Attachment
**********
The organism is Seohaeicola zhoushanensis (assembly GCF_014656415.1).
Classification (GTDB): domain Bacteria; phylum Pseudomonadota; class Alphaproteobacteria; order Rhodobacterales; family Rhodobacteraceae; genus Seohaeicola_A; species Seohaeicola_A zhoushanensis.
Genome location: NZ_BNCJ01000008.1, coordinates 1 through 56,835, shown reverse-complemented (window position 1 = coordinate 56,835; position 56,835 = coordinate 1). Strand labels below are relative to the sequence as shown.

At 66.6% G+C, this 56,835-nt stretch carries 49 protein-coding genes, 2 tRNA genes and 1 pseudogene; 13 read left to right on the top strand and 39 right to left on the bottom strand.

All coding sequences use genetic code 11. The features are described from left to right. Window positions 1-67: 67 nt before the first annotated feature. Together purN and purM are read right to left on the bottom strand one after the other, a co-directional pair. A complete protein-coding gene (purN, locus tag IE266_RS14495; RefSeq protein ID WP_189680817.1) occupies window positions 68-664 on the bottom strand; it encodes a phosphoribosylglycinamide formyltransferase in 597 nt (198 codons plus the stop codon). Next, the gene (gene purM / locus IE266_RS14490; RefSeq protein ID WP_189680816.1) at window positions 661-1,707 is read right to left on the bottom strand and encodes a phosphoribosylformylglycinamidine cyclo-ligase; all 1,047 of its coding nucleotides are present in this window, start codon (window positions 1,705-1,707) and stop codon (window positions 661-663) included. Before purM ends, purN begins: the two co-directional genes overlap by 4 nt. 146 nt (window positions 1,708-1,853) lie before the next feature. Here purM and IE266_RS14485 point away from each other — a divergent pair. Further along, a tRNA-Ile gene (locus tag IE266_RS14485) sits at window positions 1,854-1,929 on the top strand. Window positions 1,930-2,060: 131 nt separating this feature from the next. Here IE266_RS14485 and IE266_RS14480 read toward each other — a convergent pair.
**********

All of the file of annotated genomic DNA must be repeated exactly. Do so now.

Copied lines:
The organism is Seohaeicola zhoushanensis (assembly GCF_014656415.1).
Classification (GTDB): domain Bacteria; phylum Pseudomonadota; class Alphaproteobacteria; order Rhodobacterales; family Rhodobacteraceae; genus Seohaeicola_A; species Seohaeicola_A zhoushanensis.
Genome location: NZ_BNCJ01000008.1, coordinates 1 through 56,835, shown reverse-complemented (window position 1 = coordinate 56,835; position 56,835 = coordinate 1). Strand labels below are relative to the sequence as shown.

At 66.6% G+C, this 56,835-nt stretch carries 49 protein-coding genes, 2 tRNA genes and 1 pseudogene; 13 read left to right on the top strand and 39 right to left on the bottom strand.

All coding sequences use genetic code 11. The features are described from left to right. Window positions 1-67: 67 nt before the first annotated feature. Together purN and purM are read right to left on the bottom strand one after the other, a co-directional pair. A complete protein-coding gene (purN, locus tag IE266_RS14495; RefSeq protein ID WP_189680817.1) occupies window positions 68-664 on the bottom strand; it encodes a phosphoribosylglycinamide formyltransferase in 597 nt (198 codons plus the stop codon). Next, the gene (gene purM / locus IE266_RS14490; RefSeq protein ID WP_189680816.1) at window positions 661-1,707 is read right to left on the bottom strand and encodes a phosphoribosylformylglycinamidine cyclo-ligase; all 1,047 of its coding nucleotides are present in this window, start codon (window positions 1,705-1,707) and stop codon (window positions 661-663) included. Before purM ends, purN begins: the two co-directional genes overlap by 4 nt. 146 nt (window positions 1,708-1,853) lie before the next feature. Here purM and IE266_RS14485 point away from each other — a divergent pair. Further along, a tRNA-Ile gene (locus tag IE266_RS14485) sits at window positions 1,854-1,929 on the top strand. Window positions 1,930-2,060: 131 nt separating this feature from the next. Here IE266_RS14485 and IE266_RS14480 read toward each other — a convergent pair.